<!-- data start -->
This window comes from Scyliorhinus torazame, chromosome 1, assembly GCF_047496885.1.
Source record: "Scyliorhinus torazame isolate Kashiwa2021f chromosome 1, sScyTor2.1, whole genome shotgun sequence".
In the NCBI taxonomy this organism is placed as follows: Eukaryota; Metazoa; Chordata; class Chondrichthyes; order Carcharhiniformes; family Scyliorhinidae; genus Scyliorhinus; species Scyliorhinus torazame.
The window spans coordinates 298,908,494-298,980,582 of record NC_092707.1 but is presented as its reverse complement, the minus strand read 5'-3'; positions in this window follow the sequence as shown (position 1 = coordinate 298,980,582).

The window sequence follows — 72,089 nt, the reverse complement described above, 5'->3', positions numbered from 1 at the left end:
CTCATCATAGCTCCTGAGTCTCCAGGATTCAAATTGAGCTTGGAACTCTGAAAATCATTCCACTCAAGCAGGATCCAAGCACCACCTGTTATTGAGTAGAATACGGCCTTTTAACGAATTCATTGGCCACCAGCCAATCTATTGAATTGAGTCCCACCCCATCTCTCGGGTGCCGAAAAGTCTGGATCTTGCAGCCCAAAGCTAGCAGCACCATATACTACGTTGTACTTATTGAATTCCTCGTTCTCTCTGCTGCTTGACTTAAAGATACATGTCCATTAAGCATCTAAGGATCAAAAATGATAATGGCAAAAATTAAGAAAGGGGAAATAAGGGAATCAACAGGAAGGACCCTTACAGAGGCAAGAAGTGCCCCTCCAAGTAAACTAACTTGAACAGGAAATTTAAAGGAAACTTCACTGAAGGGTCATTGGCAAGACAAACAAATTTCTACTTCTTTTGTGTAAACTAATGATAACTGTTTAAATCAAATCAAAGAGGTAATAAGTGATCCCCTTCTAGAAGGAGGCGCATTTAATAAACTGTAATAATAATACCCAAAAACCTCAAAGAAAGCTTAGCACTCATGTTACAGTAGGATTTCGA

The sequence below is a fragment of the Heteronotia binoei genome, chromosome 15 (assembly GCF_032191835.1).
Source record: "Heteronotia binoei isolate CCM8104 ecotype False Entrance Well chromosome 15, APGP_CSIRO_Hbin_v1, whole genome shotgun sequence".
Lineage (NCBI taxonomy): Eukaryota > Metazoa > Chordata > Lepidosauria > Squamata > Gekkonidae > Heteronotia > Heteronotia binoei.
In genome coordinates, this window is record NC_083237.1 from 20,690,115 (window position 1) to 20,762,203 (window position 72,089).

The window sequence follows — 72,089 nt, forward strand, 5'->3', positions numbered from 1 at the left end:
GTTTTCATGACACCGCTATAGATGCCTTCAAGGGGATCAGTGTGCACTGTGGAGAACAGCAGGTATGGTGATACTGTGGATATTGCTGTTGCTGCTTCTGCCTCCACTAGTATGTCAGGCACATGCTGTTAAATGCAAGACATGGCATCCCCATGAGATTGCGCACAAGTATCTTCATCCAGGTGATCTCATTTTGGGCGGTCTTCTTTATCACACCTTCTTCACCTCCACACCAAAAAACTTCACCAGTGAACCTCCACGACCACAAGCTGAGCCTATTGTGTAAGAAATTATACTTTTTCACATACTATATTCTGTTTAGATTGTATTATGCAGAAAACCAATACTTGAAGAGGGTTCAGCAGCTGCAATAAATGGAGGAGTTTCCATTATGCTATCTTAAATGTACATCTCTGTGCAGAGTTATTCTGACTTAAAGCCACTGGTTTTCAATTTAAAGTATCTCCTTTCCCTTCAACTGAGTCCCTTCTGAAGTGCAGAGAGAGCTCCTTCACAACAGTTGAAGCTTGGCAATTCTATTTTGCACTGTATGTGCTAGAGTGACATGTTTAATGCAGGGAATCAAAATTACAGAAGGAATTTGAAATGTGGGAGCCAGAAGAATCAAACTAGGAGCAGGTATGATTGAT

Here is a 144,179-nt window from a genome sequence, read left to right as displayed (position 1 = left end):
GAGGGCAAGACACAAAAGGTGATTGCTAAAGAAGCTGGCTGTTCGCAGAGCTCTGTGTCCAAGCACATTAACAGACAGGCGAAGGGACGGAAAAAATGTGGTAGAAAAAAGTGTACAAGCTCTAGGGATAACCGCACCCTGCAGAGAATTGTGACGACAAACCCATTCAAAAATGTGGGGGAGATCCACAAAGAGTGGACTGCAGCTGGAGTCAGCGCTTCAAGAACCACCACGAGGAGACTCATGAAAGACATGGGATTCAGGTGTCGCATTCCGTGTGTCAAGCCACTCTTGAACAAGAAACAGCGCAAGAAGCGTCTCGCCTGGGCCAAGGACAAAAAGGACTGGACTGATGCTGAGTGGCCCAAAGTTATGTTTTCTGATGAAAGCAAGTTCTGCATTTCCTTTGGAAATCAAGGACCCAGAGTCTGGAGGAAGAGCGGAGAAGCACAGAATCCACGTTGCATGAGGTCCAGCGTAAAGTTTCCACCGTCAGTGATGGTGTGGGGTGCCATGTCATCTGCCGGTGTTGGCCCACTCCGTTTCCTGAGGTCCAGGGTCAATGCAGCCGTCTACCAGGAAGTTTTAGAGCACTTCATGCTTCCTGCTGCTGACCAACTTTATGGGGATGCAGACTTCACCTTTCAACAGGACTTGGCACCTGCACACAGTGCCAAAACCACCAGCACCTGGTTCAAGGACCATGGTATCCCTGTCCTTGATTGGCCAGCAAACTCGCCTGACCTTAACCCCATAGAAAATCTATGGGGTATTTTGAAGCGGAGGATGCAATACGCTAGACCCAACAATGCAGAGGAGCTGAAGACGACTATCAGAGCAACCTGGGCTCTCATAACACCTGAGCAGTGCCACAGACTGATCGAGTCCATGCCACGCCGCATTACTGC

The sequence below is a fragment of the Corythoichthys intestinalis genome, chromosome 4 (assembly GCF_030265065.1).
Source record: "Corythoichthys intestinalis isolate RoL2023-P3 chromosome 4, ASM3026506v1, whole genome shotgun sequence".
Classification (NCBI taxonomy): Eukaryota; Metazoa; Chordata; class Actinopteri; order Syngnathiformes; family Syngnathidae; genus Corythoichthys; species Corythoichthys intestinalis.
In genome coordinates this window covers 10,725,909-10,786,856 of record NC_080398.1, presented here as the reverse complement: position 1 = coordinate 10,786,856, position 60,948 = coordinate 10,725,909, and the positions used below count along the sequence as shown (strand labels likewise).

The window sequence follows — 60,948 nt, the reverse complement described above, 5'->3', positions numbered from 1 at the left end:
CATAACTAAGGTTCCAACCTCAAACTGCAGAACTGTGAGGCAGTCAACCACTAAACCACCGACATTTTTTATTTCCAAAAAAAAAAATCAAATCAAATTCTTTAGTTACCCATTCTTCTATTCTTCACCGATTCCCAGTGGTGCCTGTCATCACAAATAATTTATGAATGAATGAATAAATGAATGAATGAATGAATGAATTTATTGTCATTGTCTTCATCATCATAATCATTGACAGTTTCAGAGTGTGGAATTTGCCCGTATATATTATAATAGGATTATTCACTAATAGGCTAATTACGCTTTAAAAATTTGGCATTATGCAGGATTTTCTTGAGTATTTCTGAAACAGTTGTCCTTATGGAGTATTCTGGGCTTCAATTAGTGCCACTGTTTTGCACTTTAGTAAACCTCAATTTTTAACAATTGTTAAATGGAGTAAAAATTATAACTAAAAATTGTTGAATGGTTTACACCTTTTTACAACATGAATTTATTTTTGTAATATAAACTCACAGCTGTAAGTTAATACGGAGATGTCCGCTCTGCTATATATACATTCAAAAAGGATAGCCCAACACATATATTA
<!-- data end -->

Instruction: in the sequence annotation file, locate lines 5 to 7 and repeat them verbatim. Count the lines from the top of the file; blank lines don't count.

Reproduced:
The window sequence follows — 72,089 nt, the reverse complement described above, 5'->3', positions numbered from 1 at the left end:
CTCATCATAGCTCCTGAGTCTCCAGGATTCAAATTGAGCTTGGAACTCTGAAAATCATTCCACTCAAGCAGGATCCAAGCACCACCTGTTATTGAGTAGAATACGGCCTTTTAACGAATTCATTGGCCACCAGCCAATCTATTGAATTGAGTCCCACCCCATCTCTCGGGTGCCGAAAAGTCTGGATCTTGCAGCCCAAAGCTAGCAGCACCATATACTACGTTGTACTTATTGAATTCCTCGTTCTCTCTGCTGCTTGACTTAAAGATACATGTCCATTAAGCATCTAAGGATCAAAAATGATAATGGCAAAAATTAAGAAAGGGGAAATAAGGGAATCAACAGGAAGGACCCTTACAGAGGCAAGAAGTGCCCCTCCAAGTAAACTAACTTGAACAGGAAATTTAAAGGAAACTTCACTGAAGGGTCATTGGCAAGACAAACAAATTTCTACTTCTTTTGTGTAAACTAATGATAACTGTTTAAATCAAATCAAAGAGGTAATAAGTGATCCCCTTCTAGAAGGAGGCGCATTTAATAAACTGTAATAATAATACCCAAAAACCTCAAAGAAAGCTTAGCACTCATGTTACAGTAGGATTTCGA

The sequence below is a fragment of the Heteronotia binoei genome, chromosome 15 (assembly GCF_032191835.1).